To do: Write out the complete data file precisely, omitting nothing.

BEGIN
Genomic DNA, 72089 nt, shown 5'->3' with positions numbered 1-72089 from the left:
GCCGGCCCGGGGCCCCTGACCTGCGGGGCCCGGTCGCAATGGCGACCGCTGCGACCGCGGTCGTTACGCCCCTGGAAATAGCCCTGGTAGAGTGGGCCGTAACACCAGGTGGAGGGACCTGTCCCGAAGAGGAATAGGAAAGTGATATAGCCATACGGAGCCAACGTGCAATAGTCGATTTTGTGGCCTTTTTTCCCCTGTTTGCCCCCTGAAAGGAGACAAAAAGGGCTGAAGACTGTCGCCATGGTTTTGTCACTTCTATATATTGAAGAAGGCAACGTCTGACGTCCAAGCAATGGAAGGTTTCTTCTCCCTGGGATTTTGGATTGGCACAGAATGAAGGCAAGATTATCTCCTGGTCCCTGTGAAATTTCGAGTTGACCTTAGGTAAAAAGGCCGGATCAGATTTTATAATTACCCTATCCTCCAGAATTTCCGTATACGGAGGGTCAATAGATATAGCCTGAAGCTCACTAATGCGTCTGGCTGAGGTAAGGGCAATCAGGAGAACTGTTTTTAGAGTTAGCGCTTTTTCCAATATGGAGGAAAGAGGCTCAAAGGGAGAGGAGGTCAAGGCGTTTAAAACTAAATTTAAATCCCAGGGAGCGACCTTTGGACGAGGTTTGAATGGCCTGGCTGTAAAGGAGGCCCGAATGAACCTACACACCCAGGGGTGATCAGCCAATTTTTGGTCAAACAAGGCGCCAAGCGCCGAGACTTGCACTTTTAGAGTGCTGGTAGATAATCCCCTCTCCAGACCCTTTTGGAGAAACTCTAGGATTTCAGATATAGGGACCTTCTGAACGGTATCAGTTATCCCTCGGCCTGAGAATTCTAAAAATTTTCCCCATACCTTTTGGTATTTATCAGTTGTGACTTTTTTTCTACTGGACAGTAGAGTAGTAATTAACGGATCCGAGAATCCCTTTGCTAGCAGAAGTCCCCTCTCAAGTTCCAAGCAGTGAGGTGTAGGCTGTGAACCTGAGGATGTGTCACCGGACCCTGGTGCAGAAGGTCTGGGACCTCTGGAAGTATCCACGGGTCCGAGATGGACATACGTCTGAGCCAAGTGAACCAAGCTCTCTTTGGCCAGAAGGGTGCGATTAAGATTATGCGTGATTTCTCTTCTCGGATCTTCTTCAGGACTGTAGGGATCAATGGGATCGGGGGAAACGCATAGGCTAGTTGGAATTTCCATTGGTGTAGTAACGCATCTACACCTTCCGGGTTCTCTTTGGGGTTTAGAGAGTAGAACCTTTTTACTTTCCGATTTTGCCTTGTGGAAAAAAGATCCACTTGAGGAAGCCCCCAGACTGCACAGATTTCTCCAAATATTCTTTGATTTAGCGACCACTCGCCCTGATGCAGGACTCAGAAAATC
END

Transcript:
Genomic DNA, 72089 nt, shown 5'->3' with positions numbered 1-72089 from the left:
GCCGGCCCGGGGCCCCTGACCTGCGGGGCCCGGTCGCAATGGCGACCGCTGCGACCGCGGTCGTTACGCCCCTGGAAATAGCCCTGGTAGAGTGGGCCGTAACACCAGGTGGAGGGACCTGTCCCGAAGAGGAATAGGAAAGTGATATAGCCATACGGAGCCAACGTGCAATAGTCGATTTTGTGGCCTTTTTTCCCCTGTTTGCCCCCTGAAAGGAGACAAAAAGGGCTGAAGACTGTCGCCATGGTTTTGTCACTTCTATATATTGAAGAAGGCAACGTCTGACGTCCAAGCAATGGAAGGTTTCTTCTCCCTGGGATTTTGGATTGGCACAGAATGAAGGCAAGATTATCTCCTGGTCCCTGTGAAATTTCGAGTTGACCTTAGGTAAAAAGGCCGGATCAGATTTTATAATTACCCTATCCTCCAGAATTTCCGTATACGGAGGGTCAATAGATATAGCCTGAAGCTCACTAATGCGTCTGGCTGAGGTAAGGGCAATCAGGAGAACTGTTTTTAGAGTTAGCGCTTTTTCCAATATGGAGGAAAGAGGCTCAAAGGGAGAGGAGGTCAAGGCGTTTAAAACTAAATTTAAATCCCAGGGAGCGACCTTTGGACGAGGTTTGAATGGCCTGGCTGTAAAGGAGGCCCGAATGAACCTACACACCCAGGGGTGATCAGCCAATTTTTGGTCAAACAAGGCGCCAAGCGCCGAGACTTGCACTTTTAGAGTGCTGGTAGATAATCCCCTCTCCAGACCCTTTTGGAGAAACTCTAGGATTTCAGATATAGGGACCTTCTGAACGGTATCAGTTATCCCTCGGCCTGAGAATTCTAAAAATTTTCCCCATACCTTTTGGTATTTATCAGTTGTGACTTTTTTTCTACTGGACAGTAGAGTAGTAATTAACGGATCCGAGAATCCCTTTGCTAGCAGAAGTCCCCTCTCAAGTTCCAAGCAGTGAGGTGTAGGCTGTGAACCTGAGGATGTGTCACCGGACCCTGGTGCAGAAGGTCTGGGACCTCTGGAAGTATCCACGGGTCCGAGATGGACATACGTCTGAGCCAAGTGAACCAAGCTCTCTTTGGCCAGAAGGGTGCGATTAAGATTATGCGTGATTTCTCTTCTCGGATCTTCTTCAGGACTGTAGGGATCAATGGGATCGGGGGAAACGCATAGGCTAGTTGGAATTTCCATTGGTGTAGTAACGCATCTACACCTTCCGGGTTCTCTTTGGGGTTTAGAGAGTAGAACCTTTTTACTTTCCGATTTTGCCTTGTGGAAAAAAGATCCACTTGAGGAAGCCCCCAGACTGCACAGATTTCTCCAAATATTCTTTGATTTAGCGACCACTCGCCCTGATGCAGGACTCAGAAAATC